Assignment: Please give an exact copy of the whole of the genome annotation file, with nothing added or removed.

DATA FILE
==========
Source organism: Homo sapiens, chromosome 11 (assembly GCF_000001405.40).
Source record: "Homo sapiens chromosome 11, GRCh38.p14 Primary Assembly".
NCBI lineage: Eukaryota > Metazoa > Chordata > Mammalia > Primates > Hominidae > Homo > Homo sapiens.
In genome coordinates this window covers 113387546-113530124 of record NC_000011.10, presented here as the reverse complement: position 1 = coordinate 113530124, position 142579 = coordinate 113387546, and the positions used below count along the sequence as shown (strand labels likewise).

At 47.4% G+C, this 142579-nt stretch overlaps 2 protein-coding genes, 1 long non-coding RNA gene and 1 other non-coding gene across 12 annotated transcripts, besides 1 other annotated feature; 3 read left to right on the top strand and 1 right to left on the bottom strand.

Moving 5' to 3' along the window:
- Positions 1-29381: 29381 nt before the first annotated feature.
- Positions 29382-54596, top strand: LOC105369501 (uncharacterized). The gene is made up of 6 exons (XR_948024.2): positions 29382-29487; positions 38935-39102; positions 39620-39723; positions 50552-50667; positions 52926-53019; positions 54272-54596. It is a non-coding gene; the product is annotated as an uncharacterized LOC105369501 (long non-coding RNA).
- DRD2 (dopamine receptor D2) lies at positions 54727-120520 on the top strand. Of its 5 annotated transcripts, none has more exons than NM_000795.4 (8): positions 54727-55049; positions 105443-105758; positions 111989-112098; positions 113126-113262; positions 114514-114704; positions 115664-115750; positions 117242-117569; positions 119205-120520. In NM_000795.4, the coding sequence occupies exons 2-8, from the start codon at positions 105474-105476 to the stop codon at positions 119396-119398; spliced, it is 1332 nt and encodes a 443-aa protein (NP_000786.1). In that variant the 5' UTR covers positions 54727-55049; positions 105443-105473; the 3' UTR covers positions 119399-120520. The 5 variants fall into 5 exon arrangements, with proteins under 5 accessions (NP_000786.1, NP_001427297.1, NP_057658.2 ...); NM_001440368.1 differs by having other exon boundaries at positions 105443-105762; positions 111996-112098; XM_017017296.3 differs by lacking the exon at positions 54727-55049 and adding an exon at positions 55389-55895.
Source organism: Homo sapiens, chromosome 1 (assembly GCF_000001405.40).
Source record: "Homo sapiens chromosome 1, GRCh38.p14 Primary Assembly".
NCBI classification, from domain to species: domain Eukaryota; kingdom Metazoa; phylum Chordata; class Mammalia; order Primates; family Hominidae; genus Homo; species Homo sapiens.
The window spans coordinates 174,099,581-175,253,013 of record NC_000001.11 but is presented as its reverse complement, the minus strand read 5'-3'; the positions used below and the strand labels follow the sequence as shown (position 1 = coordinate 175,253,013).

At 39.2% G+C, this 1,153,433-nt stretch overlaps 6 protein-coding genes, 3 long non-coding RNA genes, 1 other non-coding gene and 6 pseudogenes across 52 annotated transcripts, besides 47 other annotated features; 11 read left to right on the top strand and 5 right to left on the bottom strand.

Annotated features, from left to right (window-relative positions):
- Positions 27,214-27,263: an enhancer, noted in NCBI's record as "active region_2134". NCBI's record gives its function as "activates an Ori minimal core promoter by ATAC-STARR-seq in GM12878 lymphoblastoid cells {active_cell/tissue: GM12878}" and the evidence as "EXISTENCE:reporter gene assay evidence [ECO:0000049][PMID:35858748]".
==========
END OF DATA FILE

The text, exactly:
Source organism: Homo sapiens, chromosome 11 (assembly GCF_000001405.40).
Source record: "Homo sapiens chromosome 11, GRCh38.p14 Primary Assembly".
NCBI lineage: Eukaryota > Metazoa > Chordata > Mammalia > Primates > Hominidae > Homo > Homo sapiens.
In genome coordinates this window covers 113387546-113530124 of record NC_000011.10, presented here as the reverse complement: position 1 = coordinate 113530124, position 142579 = coordinate 113387546, and the positions used below count along the sequence as shown (strand labels likewise).

At 47.4% G+C, this 142579-nt stretch overlaps 2 protein-coding genes, 1 long non-coding RNA gene and 1 other non-coding gene across 12 annotated transcripts, besides 1 other annotated feature; 3 read left to right on the top strand and 1 right to left on the bottom strand.

Moving 5' to 3' along the window:
- Positions 1-29381: 29381 nt before the first annotated feature.
- Positions 29382-54596, top strand: LOC105369501 (uncharacterized). The gene is made up of 6 exons (XR_948024.2): positions 29382-29487; positions 38935-39102; positions 39620-39723; positions 50552-50667; positions 52926-53019; positions 54272-54596. It is a non-coding gene; the product is annotated as an uncharacterized LOC105369501 (long non-coding RNA).
- DRD2 (dopamine receptor D2) lies at positions 54727-120520 on the top strand. Of its 5 annotated transcripts, none has more exons than NM_000795.4 (8): positions 54727-55049; positions 105443-105758; positions 111989-112098; positions 113126-113262; positions 114514-114704; positions 115664-115750; positions 117242-117569; positions 119205-120520. In NM_000795.4, the coding sequence occupies exons 2-8, from the start codon at positions 105474-105476 to the stop codon at positions 119396-119398; spliced, it is 1332 nt and encodes a 443-aa protein (NP_000786.1). In that variant the 5' UTR covers positions 54727-55049; positions 105443-105473; the 3' UTR covers positions 119399-120520. The 5 variants fall into 5 exon arrangements, with proteins under 5 accessions (NP_000786.1, NP_001427297.1, NP_057658.2 ...); NM_001440368.1 differs by having other exon boundaries at positions 105443-105762; positions 111996-112098; XM_017017296.3 differs by lacking the exon at positions 54727-55049 and adding an exon at positions 55389-55895.
Source organism: Homo sapiens, chromosome 1 (assembly GCF_000001405.40).
Source record: "Homo sapiens chromosome 1, GRCh38.p14 Primary Assembly".
NCBI classification, from domain to species: domain Eukaryota; kingdom Metazoa; phylum Chordata; class Mammalia; order Primates; family Hominidae; genus Homo; species Homo sapiens.
The window spans coordinates 174,099,581-175,253,013 of record NC_000001.11 but is presented as its reverse complement, the minus strand read 5'-3'; the positions used below and the strand labels follow the sequence as shown (position 1 = coordinate 175,253,013).

At 39.2% G+C, this 1,153,433-nt stretch overlaps 6 protein-coding genes, 3 long non-coding RNA genes, 1 other non-coding gene and 6 pseudogenes across 52 annotated transcripts, besides 47 other annotated features; 11 read left to right on the top strand and 5 right to left on the bottom strand.

Annotated features, from left to right (window-relative positions):
- Positions 27,214-27,263: an enhancer, noted in NCBI's record as "active region_2134". NCBI's record gives its function as "activates an Ori minimal core promoter by ATAC-STARR-seq in GM12878 lymphoblastoid cells {active_cell/tissue: GM12878}" and the evidence as "EXISTENCE:reporter gene assay evidence [ECO:0000049][PMID:35858748]".